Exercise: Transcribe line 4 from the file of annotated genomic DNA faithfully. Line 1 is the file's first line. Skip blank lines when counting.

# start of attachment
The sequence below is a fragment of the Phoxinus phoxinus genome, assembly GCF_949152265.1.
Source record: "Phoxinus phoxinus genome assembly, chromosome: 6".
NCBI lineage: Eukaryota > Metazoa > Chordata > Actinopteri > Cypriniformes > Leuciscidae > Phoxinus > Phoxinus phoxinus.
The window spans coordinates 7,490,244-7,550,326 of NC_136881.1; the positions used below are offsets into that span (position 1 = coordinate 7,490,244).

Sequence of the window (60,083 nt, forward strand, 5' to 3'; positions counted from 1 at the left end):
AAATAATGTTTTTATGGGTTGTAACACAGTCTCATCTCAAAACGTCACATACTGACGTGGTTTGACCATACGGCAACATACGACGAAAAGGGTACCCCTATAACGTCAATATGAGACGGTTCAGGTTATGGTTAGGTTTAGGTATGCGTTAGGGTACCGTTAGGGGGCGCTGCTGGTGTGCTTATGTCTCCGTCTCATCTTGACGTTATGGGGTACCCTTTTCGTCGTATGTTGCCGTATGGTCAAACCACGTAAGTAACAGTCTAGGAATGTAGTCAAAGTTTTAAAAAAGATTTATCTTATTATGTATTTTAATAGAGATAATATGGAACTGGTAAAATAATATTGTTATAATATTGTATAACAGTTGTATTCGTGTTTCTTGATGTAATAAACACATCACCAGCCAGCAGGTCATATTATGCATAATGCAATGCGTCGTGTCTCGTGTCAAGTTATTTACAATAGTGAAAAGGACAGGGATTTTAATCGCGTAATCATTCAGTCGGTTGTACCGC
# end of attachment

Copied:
The window spans coordinates 7,490,244-7,550,326 of NC_136881.1; the positions used below are offsets into that span (position 1 = coordinate 7,490,244).